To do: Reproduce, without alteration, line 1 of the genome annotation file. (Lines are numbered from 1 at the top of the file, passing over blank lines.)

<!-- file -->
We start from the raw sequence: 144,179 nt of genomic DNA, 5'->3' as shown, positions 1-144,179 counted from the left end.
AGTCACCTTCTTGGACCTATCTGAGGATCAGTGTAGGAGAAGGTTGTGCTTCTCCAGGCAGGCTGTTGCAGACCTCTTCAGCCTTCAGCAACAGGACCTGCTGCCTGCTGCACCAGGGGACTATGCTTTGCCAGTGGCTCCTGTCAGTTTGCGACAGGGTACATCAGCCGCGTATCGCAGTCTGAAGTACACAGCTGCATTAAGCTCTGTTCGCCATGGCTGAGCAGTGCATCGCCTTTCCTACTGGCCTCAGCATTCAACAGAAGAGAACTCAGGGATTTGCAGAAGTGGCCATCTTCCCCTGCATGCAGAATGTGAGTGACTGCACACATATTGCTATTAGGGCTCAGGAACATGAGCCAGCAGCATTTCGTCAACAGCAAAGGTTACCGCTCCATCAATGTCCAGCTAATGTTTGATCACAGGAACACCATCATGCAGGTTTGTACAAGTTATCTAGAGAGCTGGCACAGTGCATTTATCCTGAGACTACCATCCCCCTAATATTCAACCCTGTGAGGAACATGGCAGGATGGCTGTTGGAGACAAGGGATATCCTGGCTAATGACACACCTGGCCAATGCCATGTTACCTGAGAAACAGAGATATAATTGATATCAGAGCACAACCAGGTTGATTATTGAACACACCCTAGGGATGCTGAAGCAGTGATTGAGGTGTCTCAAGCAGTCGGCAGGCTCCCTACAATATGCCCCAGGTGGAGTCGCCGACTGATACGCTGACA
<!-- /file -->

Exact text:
We start from the raw sequence: 144,179 nt of genomic DNA, 5'->3' as shown, positions 1-144,179 counted from the left end.